Glee, Season 5, Episode 6, “Movin’ Out”
Written by Roberto Aguirre-Sacasa
Directed by Brad Falchuk
Airs Thursday 9pm ET on Fox
Glee’s “Movin’ Out”, an homage to Billy Joel, is a surprisingly natural tribute which fits seamlessly into the lives of the characters. Unlike some past artists’ tributes such as the drug/hallucination-driven Britney Spears episode, which have had to be forced into the plot, the songs chosen this week are shocking appropriate to the storyline.
Despite how well the life and times of Billy Joel are woven into life in and out of McKinley, there are some underlying issues that must be addressed. The predictable yet unsavory Ryder/Marley/Jake love triangle has come to its unavoidable second fruition. Somehow, every moment between Jake and Marley seems like an extremely long setup for real life lovers Blake Jenner and Melissa Benoist to get some in-character couple time. Ryder’s version of “Innocent Man”, ending with a date proposal, doesn’t help subdue the sensation of contrivance. The one redeeming factor of the whole situation is the scene between Marley and her mom. The entire conversation is one many could imagine having with their own mothers during those formative teenage years, blush-invoking sexual innuendo and all.
The Blam! (Sam and Blaine) rendition of “Movin’ Out” is jovial and a really great way to set up the rest of the episode while moving the narrative from Lima to New York. More than the song, it’s exciting to see the writers finally creating a platonic relationship with another boy for Blaine, one that feels honest and based on mutual respect instead of propriety or necessity.
If the dinner scene in the loft is foreshadowing to Glee post Blaine and Sam’s graduation, this school year at McKinley cannot come to an end soon enough. The piano purchase solidifies the long-held fan belief that Blaine is loaded but outside of Blaine himself, one can’t imagine a better addition to the apartment than a perfectly tuned upright piano. Let the sing-a-longs, complete with Santana’s bitching and hairbrush microphones, commence forevermore.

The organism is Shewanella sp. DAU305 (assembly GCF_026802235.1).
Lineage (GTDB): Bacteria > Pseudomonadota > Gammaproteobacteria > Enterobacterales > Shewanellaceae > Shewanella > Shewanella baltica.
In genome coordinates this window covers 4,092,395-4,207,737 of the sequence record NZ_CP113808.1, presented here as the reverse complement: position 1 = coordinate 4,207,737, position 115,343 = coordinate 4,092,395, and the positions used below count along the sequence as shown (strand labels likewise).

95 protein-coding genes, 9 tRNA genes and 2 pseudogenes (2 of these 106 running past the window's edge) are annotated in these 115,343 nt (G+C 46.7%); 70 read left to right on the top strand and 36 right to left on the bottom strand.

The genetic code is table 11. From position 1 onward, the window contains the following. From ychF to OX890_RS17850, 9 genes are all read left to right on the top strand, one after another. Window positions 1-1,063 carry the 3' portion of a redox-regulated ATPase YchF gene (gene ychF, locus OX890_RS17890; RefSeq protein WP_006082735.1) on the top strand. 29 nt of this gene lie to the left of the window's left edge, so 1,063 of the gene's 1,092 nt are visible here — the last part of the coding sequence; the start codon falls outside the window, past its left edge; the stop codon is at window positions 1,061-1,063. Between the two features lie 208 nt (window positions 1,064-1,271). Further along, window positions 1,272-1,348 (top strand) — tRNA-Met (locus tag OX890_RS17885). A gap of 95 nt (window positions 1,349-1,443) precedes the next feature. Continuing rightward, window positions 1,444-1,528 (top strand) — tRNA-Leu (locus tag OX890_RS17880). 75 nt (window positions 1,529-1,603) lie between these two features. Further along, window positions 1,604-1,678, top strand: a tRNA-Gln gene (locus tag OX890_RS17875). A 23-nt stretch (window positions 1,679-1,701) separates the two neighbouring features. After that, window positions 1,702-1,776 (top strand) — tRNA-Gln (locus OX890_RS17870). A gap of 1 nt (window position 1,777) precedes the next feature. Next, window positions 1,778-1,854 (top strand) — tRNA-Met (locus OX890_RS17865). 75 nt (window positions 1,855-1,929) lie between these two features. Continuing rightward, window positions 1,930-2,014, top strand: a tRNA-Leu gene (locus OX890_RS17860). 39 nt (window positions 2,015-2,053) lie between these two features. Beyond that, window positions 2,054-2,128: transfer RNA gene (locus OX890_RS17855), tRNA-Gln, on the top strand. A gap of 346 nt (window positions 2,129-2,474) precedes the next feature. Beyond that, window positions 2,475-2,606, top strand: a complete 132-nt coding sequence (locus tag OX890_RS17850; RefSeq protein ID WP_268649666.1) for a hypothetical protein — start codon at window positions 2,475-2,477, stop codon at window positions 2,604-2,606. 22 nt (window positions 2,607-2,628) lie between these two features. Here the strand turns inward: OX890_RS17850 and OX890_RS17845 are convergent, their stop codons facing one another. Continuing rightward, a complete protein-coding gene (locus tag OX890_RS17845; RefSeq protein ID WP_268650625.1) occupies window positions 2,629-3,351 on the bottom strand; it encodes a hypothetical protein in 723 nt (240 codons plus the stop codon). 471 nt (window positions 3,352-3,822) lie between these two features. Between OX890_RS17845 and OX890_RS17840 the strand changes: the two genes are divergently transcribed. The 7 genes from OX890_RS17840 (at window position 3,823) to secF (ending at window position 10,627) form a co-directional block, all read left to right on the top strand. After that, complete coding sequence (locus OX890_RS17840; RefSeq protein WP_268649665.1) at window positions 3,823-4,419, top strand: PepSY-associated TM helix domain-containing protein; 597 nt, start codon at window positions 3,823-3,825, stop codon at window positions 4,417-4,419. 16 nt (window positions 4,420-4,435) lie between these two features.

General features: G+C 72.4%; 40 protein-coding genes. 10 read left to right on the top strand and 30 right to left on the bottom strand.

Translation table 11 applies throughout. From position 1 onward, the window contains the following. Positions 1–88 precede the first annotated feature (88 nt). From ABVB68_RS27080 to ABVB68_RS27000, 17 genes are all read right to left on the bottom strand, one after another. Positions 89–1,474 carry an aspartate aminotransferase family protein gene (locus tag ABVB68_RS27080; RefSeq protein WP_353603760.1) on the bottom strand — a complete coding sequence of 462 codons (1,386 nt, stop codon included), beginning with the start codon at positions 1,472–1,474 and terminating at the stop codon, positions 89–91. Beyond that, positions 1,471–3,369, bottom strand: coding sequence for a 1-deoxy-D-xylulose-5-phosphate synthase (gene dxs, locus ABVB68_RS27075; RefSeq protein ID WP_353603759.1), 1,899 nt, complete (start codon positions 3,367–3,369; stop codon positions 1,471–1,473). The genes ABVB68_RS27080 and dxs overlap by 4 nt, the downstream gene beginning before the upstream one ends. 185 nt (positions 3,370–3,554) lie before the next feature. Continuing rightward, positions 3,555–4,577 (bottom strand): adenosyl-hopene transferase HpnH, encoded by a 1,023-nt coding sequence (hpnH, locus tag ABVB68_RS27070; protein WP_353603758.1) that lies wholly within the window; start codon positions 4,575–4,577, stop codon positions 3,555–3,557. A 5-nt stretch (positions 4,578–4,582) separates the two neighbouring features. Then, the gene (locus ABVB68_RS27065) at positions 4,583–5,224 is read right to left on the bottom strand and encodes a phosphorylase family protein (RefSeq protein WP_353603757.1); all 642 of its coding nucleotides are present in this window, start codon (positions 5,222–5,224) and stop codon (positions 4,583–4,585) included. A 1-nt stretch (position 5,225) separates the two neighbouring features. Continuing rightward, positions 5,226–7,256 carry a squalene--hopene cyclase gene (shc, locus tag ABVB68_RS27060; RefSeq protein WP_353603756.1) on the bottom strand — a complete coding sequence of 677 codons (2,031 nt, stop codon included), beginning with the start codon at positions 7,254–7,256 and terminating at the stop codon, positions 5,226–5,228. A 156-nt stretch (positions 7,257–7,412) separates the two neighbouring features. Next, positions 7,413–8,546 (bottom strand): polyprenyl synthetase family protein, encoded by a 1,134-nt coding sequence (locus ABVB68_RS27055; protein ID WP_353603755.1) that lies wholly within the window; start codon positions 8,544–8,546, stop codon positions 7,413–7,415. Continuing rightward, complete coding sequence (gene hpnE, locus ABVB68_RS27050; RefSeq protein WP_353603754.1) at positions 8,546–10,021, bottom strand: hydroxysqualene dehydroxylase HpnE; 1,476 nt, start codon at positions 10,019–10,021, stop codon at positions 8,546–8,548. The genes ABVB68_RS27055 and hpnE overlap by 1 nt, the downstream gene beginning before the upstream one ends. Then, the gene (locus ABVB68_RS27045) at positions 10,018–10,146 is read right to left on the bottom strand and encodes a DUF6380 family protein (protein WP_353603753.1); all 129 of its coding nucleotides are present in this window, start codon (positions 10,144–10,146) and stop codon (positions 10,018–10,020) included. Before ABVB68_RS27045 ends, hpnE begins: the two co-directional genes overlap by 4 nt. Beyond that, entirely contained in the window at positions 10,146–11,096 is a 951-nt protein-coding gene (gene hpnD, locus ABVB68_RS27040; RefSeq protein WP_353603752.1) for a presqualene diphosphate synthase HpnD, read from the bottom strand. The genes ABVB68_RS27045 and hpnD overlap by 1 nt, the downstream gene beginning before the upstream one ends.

On the other hand, the uncomfortable sexual tension between Sam and Rachel is not okay. Rachel just got Finn’s name tattooed on her body. Now she’s singing about loving Sam just the way he is as they sway around a dimly lit apartment and rubbing baby oil on his chest as he strips down to his underwear. Something does not compute.
It’s also hard to believe that two people who are desperately in love, newly engaged to be married, and who have been separated (for some immeasurable amount of time, thanks to the convoluted never-ending spring semester of McKinley High and the rest of the Glee universe) would not kiss upon meeting after said separation. Or after a stunning rendition of “Piano Man” in an awkwardly candlelit diner. Or after a heartfelt talk about Blaine’s fears and trepidation in the face of one of the most import auditions and, arguably, moments in this life. We get it. It’s Fox. But unless Glee is planning on turning the sudden and alarming sexual tension between Rachel and Sam into something more, they are going to have to start acting like they believe Blaine and Kurt can carry the role of lead romantic couple. Perhaps they would be able to, if the show would allow the characters to interact a little more believably.
Other mentionable moments: For the first time since season one, Mr. Schue is both likeable and appropriate for an entire episode. Enjoy it while it lasts. It will be short lived. By next week he’ll probably be inviting Marley over to a baking/hugging session while Emma is out of town or singing “Pour Some Sugar On Me” as he nonchalantly grinds up on a freshman. And now that New York has officially instated county health ratings, the waiters and waitresses are going to have to second-think dancing on the counters and tables every time someone hums a little ditty.
“Movin Out” makes the case for Glee to make a more permanent shift to New York with Artie, Sam, and Blaine in tow. Once again, the music keeps much of the episode afloat as the writers struggle to come up with story lines that don’t involve a never-ending circle of infidelity. Despite it all, they manage to stay honest to the spirit of Billy Joel’s music while also making it relevant to a group of predominately white middle-class kids from Ohio.